Forced to do it all in the face of adversity, Jokic rising to the occasion is a great sign for the present and future of the Nuggets as a whole. The last eight years have featured a team without a star to rely on in big moments. When the going got tough over the last several years, the Nuggets either won with superior team basketball or didn’t win at all. Now, the Nuggets have a fallback plan when the entire team doesn’t have it. No Gary Harris? No Will Barton? No Paul Millsap? That’s okay. The Joker can cover all of those bases in a moment of need.

There are very few players with such innate feel for the moment, and Jokic has risen to meet the moment on several occasions in his career. In his second season, Jokic capitalized on his inclusion in the starting lineup to help guide Denver to the best Offensive Rating in the NBA post December 15th. Down the stretch of last season, Jokic put the Nuggets on his back and nearly carried the team into the playoffs. Now this season, Jokic is once again rising to the occasion, cementing his place as a fringe MVP candidate for what is currently the best team in the Western Conference.

The Blue Arrow emerges

Jokic hasn’t been the entire reason for Denver’s continued success. On top of solid bench play from a variety of places, Jamal Murray has not so quietly stepped into a major role for the Nuggets this month.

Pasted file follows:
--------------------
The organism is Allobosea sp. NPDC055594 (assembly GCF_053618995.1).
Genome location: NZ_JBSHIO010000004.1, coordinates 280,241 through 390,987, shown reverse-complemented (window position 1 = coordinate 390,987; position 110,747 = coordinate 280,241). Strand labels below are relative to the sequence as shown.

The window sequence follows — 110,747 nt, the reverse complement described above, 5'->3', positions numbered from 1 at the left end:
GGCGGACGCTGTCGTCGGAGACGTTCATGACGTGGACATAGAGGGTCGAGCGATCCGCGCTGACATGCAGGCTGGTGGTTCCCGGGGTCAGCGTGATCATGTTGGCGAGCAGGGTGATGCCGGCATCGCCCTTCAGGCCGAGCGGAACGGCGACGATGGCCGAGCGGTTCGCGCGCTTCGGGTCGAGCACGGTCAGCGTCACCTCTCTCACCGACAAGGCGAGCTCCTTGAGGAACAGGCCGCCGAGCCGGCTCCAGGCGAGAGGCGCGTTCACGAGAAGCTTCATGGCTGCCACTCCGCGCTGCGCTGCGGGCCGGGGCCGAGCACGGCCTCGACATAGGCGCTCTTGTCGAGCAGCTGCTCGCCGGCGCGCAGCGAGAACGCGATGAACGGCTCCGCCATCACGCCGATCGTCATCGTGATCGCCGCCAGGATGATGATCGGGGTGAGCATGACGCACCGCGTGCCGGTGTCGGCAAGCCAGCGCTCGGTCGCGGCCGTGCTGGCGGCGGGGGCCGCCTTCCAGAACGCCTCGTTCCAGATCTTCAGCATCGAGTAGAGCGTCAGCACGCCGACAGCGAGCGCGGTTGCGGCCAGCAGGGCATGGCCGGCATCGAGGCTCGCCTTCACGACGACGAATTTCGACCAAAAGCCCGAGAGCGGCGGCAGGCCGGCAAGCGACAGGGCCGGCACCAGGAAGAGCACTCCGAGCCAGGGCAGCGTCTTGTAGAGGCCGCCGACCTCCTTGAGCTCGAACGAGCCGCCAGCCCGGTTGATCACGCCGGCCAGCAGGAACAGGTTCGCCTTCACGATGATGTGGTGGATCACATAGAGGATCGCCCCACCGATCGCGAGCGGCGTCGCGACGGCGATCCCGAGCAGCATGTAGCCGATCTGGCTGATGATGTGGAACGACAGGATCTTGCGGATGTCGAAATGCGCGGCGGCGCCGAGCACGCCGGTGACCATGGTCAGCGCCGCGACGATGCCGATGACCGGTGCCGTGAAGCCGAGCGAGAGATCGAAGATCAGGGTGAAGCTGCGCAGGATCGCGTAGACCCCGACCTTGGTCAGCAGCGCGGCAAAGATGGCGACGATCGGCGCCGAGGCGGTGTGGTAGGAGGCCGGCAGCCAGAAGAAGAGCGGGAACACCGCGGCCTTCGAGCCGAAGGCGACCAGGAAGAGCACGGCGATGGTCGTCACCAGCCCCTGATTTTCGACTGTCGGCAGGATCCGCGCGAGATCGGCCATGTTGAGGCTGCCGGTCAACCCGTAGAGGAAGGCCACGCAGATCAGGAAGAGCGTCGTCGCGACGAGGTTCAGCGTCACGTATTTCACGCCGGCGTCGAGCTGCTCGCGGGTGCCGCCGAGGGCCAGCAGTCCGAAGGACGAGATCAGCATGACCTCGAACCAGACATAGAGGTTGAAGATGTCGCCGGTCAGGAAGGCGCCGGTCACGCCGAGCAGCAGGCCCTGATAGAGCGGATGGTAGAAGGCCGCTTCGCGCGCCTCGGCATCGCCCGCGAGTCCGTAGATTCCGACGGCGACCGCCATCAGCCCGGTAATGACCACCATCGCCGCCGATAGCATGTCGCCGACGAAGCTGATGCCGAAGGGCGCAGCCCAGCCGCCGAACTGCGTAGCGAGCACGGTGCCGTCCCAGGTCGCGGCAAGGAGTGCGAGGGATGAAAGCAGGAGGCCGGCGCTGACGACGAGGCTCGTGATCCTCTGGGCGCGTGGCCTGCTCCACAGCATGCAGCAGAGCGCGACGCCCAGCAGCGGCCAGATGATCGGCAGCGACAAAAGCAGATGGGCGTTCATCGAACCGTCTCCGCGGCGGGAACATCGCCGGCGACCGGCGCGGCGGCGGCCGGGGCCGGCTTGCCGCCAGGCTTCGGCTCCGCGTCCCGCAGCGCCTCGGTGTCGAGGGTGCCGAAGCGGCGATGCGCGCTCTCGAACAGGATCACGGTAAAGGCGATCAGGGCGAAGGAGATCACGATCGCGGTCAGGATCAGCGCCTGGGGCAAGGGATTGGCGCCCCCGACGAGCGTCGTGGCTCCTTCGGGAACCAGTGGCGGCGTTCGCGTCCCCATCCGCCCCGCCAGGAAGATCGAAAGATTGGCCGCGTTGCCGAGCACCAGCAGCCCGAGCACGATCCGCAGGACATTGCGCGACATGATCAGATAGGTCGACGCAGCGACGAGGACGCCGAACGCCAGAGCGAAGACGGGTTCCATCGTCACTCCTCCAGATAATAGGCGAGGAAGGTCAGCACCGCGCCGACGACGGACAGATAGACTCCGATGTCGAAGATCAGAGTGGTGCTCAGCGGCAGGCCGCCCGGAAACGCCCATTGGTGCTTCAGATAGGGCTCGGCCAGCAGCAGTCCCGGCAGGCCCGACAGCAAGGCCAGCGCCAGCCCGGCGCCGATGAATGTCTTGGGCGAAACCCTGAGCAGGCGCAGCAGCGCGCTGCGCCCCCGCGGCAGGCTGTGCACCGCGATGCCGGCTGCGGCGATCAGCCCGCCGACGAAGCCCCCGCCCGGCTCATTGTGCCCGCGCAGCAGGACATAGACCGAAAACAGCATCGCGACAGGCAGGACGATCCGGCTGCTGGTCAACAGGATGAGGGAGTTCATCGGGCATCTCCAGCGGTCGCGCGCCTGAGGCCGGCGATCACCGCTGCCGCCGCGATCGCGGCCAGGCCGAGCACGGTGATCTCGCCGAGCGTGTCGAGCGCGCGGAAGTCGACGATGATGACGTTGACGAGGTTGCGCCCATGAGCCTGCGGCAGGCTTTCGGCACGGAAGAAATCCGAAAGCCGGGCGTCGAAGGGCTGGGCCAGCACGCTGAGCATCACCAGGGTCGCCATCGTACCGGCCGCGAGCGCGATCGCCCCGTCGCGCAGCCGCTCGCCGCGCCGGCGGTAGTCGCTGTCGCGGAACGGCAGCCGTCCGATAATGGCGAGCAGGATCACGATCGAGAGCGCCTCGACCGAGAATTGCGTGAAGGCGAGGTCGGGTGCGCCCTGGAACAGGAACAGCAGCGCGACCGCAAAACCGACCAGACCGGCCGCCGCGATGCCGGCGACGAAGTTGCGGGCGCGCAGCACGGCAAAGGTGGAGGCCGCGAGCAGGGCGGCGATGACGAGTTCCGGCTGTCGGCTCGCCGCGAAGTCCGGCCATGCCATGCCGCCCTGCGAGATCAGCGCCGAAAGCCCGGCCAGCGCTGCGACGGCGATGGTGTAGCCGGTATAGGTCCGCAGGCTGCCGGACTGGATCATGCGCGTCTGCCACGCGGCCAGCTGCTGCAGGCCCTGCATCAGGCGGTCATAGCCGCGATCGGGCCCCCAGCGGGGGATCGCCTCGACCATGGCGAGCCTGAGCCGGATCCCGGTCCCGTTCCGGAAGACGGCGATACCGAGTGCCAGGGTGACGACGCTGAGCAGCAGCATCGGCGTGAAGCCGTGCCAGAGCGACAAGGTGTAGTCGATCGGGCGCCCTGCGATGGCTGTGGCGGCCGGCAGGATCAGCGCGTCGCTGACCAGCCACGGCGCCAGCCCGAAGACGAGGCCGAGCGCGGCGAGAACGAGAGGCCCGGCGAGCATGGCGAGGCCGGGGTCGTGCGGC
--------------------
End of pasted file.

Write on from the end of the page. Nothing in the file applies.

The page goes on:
With Harris, Barton, and Millsap on the pine, Murray has performed like a second star in December. These last eight games, Murray has chipped in 19.0 points, 6.4 assists, and 5.4 rebounds per game, which would represent career highs across the board. The timing of Murray’s scoring has been extremely important as well. The third year point guard has averaged 7.0 points per game in the 4th quarter during December, showing a willingness to be “The Guy” at the end of games.

If there’s one weakness to Jokic’s game as a first option, it’s that he doesn’t always utilize a killer instinct in the 4th quarter, far more happy to trust his teammates to make plays as he sets the table for their success. Despite averaging 23.0 points in December, just 2.9 of those points have come in the final 12 minutes.

Murray is the perfect complement for this mentality. As the game moves into its fleeting moments, Murray takes pride in being the player to step on his opponent’s neck repeatedly. With furious cuts and to the basket, dazzling finishes at the rim, pull-up shots in the midrange, and the occasional back-breaking three-pointer, Murray’s growing arsenal of scoring moves are tailor made for the fourth quarter. The two-man game he runs with Jokic puts the scoring guard in an advantageous position, and Murray has done a great job finishing.